Sunday, December 26, 2010
At the time that I took these photos, I was under the impression that Piloblephis rigida was endemic to Florida, but it appears that it is also known from a couple of locations in Georgia, where it is ranked S1. Piloblephis rigida grows in dry communites such as scrub, sandhills, and pine flatwoods. As with many mints, Wild Pennyroyal has various medicinal uses, including treatment of colds, fevers, and sores; it has also been used to induce vomiting.
You may be thinking, "that sure looks like a Satureja or Clinopodium." In fact, this low shrub is treated by some botanists as Satureja rigida or Clinopodium rigidum.
Tuesday, December 21, 2010
Wednesday, December 15, 2010
Can you name the plant, and the bug that makes these markings? Should be easy!
Prem and Scott both suggested, correctly, that the bug that does this is a leaf miner. I apologize that I can't call out the exact type. Scott suggested that the plant is Aster cordifolius, (Heart-Leaved Aster), and that is correct. Good work Prem and Scott!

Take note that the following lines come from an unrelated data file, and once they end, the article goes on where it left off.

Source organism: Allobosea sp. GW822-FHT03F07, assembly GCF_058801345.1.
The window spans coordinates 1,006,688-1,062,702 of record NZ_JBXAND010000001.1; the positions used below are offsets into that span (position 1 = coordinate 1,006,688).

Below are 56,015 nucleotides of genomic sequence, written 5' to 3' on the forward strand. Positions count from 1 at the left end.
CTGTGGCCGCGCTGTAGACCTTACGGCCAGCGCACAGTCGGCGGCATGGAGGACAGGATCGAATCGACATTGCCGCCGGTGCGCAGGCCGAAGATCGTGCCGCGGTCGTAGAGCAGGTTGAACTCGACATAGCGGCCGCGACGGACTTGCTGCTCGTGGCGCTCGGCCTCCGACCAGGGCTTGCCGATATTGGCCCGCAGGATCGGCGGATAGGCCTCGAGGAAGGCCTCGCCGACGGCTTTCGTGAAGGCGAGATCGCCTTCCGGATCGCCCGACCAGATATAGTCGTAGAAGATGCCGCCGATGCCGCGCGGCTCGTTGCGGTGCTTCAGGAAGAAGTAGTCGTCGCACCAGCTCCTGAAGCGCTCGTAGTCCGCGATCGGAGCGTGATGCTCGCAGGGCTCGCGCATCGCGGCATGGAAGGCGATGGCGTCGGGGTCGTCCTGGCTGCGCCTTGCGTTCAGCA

Friday, December 10, 2010
Spiranthes is from the Greek words "speira" and "anthos," which mean spiral and flower, respectively. A look at the inflorescence makes clear how the genus got its name. Lucida means "shining," a reference to the very shiny leaves of this species. The bright yellow spot on the lip in combination with the early (relative to other Spiranthes) flowering time make this species an easy ID, if you can find it. Spiranthes lucida is known from much of the northern 2/3 of eastern North America, but it is a species of concern in ten states. You can find Shining Lady's Tresses in wet, calcareous areas with little competition, often in areas with some disturbance (such as lake margins and streambanks).
Monday, December 6, 2010
Sunday, December 5, 2010
Hybrid Lady's Slipper. This is a hybrid of the two previous species, Small White and Small Yellow Lady's Slipper. Depending on your treatment of the large and small yellows (as varieties or distinct species), this hybrid is either Cypripedium X andrewsii or Cypripedium X favillianum (see Swink and Wilhelm, 1994). This orchid is known to backcross with parents, resulting in a "hybrid swarm."
"Every creature is better alive than dead, men and moose and pine trees, and he who understands it aright will rather preserve life than destroy it." Henry David Thoreau, The Maine Woods